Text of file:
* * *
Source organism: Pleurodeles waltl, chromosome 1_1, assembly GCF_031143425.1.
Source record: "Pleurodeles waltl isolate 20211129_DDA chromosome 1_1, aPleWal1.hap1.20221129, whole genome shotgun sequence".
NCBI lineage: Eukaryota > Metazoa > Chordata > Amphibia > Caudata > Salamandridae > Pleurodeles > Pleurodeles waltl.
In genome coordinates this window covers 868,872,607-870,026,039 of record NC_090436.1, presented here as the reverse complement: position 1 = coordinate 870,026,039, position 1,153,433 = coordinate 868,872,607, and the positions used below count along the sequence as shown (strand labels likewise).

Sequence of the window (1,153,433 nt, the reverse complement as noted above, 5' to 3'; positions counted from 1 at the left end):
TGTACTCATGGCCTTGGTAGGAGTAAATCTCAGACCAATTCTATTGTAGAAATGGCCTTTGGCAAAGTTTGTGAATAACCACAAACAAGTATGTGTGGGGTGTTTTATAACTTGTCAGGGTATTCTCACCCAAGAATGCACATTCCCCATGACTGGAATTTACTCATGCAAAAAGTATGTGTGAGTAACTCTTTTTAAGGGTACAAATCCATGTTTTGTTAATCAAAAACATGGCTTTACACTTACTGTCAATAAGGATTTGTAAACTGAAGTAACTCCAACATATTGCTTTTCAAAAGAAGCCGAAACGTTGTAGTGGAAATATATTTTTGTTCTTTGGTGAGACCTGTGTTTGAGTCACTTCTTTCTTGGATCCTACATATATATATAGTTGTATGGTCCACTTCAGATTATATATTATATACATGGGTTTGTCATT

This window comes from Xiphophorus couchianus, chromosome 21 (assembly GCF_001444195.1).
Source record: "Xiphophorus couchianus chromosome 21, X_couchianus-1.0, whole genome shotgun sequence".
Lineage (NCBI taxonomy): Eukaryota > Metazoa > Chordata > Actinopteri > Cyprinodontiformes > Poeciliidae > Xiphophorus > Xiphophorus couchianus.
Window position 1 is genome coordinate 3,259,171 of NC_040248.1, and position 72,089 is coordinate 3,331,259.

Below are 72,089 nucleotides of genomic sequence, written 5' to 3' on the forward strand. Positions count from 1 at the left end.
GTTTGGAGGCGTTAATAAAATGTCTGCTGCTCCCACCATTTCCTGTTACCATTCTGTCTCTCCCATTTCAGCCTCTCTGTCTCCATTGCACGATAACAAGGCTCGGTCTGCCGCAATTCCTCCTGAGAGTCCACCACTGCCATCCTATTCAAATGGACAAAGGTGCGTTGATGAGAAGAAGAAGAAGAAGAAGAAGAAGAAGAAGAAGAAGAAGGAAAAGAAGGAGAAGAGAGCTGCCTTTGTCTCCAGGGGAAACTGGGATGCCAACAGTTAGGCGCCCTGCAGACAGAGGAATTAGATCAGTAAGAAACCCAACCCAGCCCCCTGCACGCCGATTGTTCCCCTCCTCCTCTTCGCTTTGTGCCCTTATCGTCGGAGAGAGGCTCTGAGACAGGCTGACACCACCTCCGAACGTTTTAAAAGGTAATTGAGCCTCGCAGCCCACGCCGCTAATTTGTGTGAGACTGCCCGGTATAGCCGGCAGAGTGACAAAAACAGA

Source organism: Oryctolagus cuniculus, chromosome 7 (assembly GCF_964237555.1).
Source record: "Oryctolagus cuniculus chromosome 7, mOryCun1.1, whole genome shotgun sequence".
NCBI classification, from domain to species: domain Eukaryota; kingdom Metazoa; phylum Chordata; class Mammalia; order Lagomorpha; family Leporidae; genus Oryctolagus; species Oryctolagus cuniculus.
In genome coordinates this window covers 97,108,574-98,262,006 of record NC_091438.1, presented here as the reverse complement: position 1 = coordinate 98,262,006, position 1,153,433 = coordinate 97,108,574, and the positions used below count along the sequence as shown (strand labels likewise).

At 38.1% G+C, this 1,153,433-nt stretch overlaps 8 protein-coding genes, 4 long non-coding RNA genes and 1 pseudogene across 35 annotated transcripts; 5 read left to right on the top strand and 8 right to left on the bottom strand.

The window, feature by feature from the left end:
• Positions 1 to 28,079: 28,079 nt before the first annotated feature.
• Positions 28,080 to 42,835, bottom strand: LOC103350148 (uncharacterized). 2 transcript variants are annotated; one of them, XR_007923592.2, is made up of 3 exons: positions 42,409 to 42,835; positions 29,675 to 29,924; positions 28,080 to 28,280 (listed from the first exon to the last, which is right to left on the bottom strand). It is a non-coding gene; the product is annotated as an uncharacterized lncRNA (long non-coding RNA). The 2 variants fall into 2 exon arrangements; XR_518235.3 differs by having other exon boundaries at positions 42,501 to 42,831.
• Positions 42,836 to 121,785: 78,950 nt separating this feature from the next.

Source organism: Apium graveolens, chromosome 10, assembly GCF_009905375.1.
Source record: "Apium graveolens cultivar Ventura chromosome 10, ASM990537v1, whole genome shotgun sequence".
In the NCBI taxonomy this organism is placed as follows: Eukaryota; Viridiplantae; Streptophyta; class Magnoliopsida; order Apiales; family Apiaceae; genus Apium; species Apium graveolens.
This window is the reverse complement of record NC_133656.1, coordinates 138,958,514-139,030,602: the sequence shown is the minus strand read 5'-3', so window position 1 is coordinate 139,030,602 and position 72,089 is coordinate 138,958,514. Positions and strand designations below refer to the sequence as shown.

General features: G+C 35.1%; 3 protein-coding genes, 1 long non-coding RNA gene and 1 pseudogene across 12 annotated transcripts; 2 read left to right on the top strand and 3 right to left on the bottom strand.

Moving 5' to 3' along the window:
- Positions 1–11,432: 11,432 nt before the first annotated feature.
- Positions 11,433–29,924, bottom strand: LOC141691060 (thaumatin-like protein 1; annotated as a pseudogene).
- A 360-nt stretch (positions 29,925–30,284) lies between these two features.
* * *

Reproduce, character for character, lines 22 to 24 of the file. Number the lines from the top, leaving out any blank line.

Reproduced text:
Source organism: Apium graveolens, chromosome 10, assembly GCF_009905375.1.
Source record: "Apium graveolens cultivar Ventura chromosome 10, ASM990537v1, whole genome shotgun sequence".
In the NCBI taxonomy this organism is placed as follows: Eukaryota; Viridiplantae; Streptophyta; class Magnoliopsida; order Apiales; family Apiaceae; genus Apium; species Apium graveolens.